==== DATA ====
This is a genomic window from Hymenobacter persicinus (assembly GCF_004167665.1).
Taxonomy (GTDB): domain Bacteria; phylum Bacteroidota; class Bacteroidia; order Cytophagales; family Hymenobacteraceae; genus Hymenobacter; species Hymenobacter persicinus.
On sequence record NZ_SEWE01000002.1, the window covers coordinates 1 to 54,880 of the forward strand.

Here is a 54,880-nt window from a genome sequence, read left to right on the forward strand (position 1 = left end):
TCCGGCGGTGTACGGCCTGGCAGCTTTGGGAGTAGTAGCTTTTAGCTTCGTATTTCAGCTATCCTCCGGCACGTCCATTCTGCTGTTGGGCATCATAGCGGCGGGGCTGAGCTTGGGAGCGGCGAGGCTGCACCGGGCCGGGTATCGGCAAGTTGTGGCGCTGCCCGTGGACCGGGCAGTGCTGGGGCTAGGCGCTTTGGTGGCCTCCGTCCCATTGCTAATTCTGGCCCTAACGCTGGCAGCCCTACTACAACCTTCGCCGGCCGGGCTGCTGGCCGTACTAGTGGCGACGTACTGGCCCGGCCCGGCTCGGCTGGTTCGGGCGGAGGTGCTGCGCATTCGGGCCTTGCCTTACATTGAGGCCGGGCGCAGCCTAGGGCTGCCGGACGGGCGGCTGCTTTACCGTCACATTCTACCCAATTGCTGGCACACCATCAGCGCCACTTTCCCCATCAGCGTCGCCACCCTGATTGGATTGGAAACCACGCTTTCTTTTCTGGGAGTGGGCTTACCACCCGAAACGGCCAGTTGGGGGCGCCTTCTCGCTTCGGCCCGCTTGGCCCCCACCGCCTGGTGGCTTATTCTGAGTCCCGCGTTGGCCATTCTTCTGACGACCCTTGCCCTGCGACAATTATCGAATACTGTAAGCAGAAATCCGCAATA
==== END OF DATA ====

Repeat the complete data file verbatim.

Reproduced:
This is a genomic window from Hymenobacter persicinus (assembly GCF_004167665.1).
Taxonomy (GTDB): domain Bacteria; phylum Bacteroidota; class Bacteroidia; order Cytophagales; family Hymenobacteraceae; genus Hymenobacter; species Hymenobacter persicinus.
On sequence record NZ_SEWE01000002.1, the window covers coordinates 1 to 54,880 of the forward strand.

Here is a 54,880-nt window from a genome sequence, read left to right on the forward strand (position 1 = left end):
TCCGGCGGTGTACGGCCTGGCAGCTTTGGGAGTAGTAGCTTTTAGCTTCGTATTTCAGCTATCCTCCGGCACGTCCATTCTGCTGTTGGGCATCATAGCGGCGGGGCTGAGCTTGGGAGCGGCGAGGCTGCACCGGGCCGGGTATCGGCAAGTTGTGGCGCTGCCCGTGGACCGGGCAGTGCTGGGGCTAGGCGCTTTGGTGGCCTCCGTCCCATTGCTAATTCTGGCCCTAACGCTGGCAGCCCTACTACAACCTTCGCCGGCCGGGCTGCTGGCCGTACTAGTGGCGACGTACTGGCCCGGCCCGGCTCGGCTGGTTCGGGCGGAGGTGCTGCGCATTCGGGCCTTGCCTTACATTGAGGCCGGGCGCAGCCTAGGGCTGCCGGACGGGCGGCTGCTTTACCGTCACATTCTACCCAATTGCTGGCACACCATCAGCGCCACTTTCCCCATCAGCGTCGCCACCCTGATTGGATTGGAAACCACGCTTTCTTTTCTGGGAGTGGGCTTACCACCCGAAACGGCCAGTTGGGGGCGCCTTCTCGCTTCGGCCCGCTTGGCCCCCACCGCCTGGTGGCTTATTCTGAGTCCCGCGTTGGCCATTCTTCTGACGACCCTTGCCCTGCGACAATTATCGAATACTGTAAGCAGAAATCCGCAATA